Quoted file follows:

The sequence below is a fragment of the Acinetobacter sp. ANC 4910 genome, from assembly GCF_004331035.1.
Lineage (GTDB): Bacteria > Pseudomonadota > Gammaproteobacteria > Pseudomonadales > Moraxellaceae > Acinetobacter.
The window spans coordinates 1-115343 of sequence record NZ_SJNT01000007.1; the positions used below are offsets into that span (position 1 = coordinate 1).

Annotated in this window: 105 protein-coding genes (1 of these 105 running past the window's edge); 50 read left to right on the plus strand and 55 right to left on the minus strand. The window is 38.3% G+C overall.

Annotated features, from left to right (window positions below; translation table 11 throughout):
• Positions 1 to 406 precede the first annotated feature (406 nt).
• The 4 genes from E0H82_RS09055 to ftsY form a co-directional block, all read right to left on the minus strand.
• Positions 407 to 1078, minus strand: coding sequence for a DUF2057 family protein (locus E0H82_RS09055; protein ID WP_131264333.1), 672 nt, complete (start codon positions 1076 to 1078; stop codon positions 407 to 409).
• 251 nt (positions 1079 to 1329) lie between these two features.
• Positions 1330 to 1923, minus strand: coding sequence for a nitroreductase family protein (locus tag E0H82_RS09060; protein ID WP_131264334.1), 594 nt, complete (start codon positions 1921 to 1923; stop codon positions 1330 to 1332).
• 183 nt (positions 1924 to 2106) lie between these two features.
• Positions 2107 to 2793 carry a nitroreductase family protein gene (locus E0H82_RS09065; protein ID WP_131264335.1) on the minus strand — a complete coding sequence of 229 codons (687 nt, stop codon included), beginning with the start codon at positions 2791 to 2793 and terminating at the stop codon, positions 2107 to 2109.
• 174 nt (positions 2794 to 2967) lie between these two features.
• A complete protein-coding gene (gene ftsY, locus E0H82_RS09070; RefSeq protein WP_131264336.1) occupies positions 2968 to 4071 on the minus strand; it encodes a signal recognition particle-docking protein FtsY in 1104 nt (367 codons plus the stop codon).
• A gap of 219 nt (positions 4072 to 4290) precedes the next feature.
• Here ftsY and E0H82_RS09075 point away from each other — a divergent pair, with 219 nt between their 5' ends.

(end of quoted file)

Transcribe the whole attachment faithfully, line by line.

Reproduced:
The sequence below is a fragment of the Acinetobacter sp. ANC 4910 genome, from assembly GCF_004331035.1.
Lineage (GTDB): Bacteria > Pseudomonadota > Gammaproteobacteria > Pseudomonadales > Moraxellaceae > Acinetobacter.
The window spans coordinates 1-115343 of sequence record NZ_SJNT01000007.1; the positions used below are offsets into that span (position 1 = coordinate 1).

Annotated in this window: 105 protein-coding genes (1 of these 105 running past the window's edge); 50 read left to right on the plus strand and 55 right to left on the minus strand. The window is 38.3% G+C overall.

Annotated features, from left to right (window positions below; translation table 11 throughout):
• Positions 1 to 406 precede the first annotated feature (406 nt).
• The 4 genes from E0H82_RS09055 to ftsY form a co-directional block, all read right to left on the minus strand.
• Positions 407 to 1078, minus strand: coding sequence for a DUF2057 family protein (locus E0H82_RS09055; protein ID WP_131264333.1), 672 nt, complete (start codon positions 1076 to 1078; stop codon positions 407 to 409).
• 251 nt (positions 1079 to 1329) lie between these two features.
• Positions 1330 to 1923, minus strand: coding sequence for a nitroreductase family protein (locus tag E0H82_RS09060; protein ID WP_131264334.1), 594 nt, complete (start codon positions 1921 to 1923; stop codon positions 1330 to 1332).
• 183 nt (positions 1924 to 2106) lie between these two features.
• Positions 2107 to 2793 carry a nitroreductase family protein gene (locus E0H82_RS09065; protein ID WP_131264335.1) on the minus strand — a complete coding sequence of 229 codons (687 nt, stop codon included), beginning with the start codon at positions 2791 to 2793 and terminating at the stop codon, positions 2107 to 2109.
• 174 nt (positions 2794 to 2967) lie between these two features.
• A complete protein-coding gene (gene ftsY, locus E0H82_RS09070; RefSeq protein WP_131264336.1) occupies positions 2968 to 4071 on the minus strand; it encodes a signal recognition particle-docking protein FtsY in 1104 nt (367 codons plus the stop codon).
• A gap of 219 nt (positions 4072 to 4290) precedes the next feature.
• Here ftsY and E0H82_RS09075 point away from each other — a divergent pair, with 219 nt between their 5' ends.